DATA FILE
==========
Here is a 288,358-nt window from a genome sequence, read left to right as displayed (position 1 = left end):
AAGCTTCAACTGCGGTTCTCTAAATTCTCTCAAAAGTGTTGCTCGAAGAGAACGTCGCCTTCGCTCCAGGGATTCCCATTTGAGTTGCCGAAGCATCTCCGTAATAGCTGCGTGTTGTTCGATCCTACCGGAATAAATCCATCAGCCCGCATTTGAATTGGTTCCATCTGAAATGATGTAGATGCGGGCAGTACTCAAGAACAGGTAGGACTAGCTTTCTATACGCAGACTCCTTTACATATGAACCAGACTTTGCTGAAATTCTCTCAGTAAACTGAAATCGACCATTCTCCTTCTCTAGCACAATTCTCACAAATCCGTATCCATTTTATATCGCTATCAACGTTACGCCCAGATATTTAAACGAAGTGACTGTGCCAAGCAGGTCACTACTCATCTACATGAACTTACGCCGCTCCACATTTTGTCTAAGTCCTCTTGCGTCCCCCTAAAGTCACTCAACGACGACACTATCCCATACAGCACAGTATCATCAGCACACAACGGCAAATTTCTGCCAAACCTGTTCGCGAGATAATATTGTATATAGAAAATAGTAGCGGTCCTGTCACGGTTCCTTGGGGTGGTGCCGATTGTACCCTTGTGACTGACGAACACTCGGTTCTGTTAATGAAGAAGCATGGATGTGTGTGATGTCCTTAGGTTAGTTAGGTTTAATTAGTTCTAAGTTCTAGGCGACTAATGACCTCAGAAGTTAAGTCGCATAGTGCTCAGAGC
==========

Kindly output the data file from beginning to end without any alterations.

Here is a 288,358-nt window from a genome sequence, read left to right as displayed (position 1 = left end):
AAGCTTCAACTGCGGTTCTCTAAATTCTCTCAAAAGTGTTGCTCGAAGAGAACGTCGCCTTCGCTCCAGGGATTCCCATTTGAGTTGCCGAAGCATCTCCGTAATAGCTGCGTGTTGTTCGATCCTACCGGAATAAATCCATCAGCCCGCATTTGAATTGGTTCCATCTGAAATGATGTAGATGCGGGCAGTACTCAAGAACAGGTAGGACTAGCTTTCTATACGCAGACTCCTTTACATATGAACCAGACTTTGCTGAAATTCTCTCAGTAAACTGAAATCGACCATTCTCCTTCTCTAGCACAATTCTCACAAATCCGTATCCATTTTATATCGCTATCAACGTTACGCCCAGATATTTAAACGAAGTGACTGTGCCAAGCAGGTCACTACTCATCTACATGAACTTACGCCGCTCCACATTTTGTCTAAGTCCTCTTGCGTCCCCCTAAAGTCACTCAACGACGACACTATCCCATACAGCACAGTATCATCAGCACACAACGGCAAATTTCTGCCAAACCTGTTCGCGAGATAATATTGTATATAGAAAATAGTAGCGGTCCTGTCACGGTTCCTTGGGGTGGTGCCGATTGTACCCTTGTGACTGACGAACACTCGGTTCTGTTAATGAAGAAGCATGGATGTGTGTGATGTCCTTAGGTTAGTTAGGTTTAATTAGTTCTAAGTTCTAGGCGACTAATGACCTCAGAAGTTAAGTCGCATAGTGCTCAGAGC